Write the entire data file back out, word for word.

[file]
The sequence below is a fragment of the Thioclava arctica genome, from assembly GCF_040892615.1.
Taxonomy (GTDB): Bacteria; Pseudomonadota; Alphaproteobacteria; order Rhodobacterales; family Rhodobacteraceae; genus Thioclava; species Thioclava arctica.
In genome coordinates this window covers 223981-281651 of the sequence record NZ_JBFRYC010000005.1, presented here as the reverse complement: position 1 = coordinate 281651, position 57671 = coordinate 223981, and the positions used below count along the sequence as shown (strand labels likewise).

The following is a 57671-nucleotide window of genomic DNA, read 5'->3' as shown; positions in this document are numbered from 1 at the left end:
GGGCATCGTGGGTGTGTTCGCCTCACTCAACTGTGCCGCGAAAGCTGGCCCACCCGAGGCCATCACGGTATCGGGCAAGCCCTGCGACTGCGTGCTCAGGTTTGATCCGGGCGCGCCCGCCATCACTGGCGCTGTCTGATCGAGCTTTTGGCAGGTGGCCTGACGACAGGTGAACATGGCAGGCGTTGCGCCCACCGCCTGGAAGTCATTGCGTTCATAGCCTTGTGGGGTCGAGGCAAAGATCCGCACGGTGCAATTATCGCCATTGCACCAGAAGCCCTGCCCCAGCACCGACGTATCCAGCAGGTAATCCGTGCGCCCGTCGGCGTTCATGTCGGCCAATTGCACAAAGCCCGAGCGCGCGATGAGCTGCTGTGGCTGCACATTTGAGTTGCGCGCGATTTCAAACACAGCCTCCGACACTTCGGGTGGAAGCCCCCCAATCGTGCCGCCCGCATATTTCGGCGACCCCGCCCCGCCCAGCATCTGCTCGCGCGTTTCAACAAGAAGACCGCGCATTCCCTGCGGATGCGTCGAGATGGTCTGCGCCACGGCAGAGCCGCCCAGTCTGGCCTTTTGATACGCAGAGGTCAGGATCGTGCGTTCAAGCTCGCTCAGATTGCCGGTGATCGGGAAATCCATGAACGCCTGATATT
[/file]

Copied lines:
The sequence below is a fragment of the Thioclava arctica genome, from assembly GCF_040892615.1.
Taxonomy (GTDB): Bacteria; Pseudomonadota; Alphaproteobacteria; order Rhodobacterales; family Rhodobacteraceae; genus Thioclava; species Thioclava arctica.
In genome coordinates this window covers 223981-281651 of the sequence record NZ_JBFRYC010000005.1, presented here as the reverse complement: position 1 = coordinate 281651, position 57671 = coordinate 223981, and the positions used below count along the sequence as shown (strand labels likewise).

The following is a 57671-nucleotide window of genomic DNA, read 5'->3' as shown; positions in this document are numbered from 1 at the left end:
GGGCATCGTGGGTGTGTTCGCCTCACTCAACTGTGCCGCGAAAGCTGGCCCACCCGAGGCCATCACGGTATCGGGCAAGCCCTGCGACTGCGTGCTCAGGTTTGATCCGGGCGCGCCCGCCATCACTGGCGCTGTCTGATCGAGCTTTTGGCAGGTGGCCTGACGACAGGTGAACATGGCAGGCGTTGCGCCCACCGCCTGGAAGTCATTGCGTTCATAGCCTTGTGGGGTCGAGGCAAAGATCCGCACGGTGCAATTATCGCCATTGCACCAGAAGCCCTGCCCCAGCACCGACGTATCCAGCAGGTAATCCGTGCGCCCGTCGGCGTTCATGTCGGCCAATTGCACAAAGCCCGAGCGCGCGATGAGCTGCTGTGGCTGCACATTTGAGTTGCGCGCGATTTCAAACACAGCCTCCGACACTTCGGGTGGAAGCCCCCCAATCGTGCCGCCCGCATATTTCGGCGACCCCGCCCCGCCCAGCATCTGCTCGCGCGTTTCAACAAGAAGACCGCGCATTCCCTGCGGATGCGTCGAGATGGTCTGCGCCACGGCAGAGCCGCCCAGTCTGGCCTTTTGATACGCAGAGGTCAGGATCGTGCGTTCAAGCTCGCTCAGATTGCCGGTGATCGGGAAATCCATGAACGCCTGATATT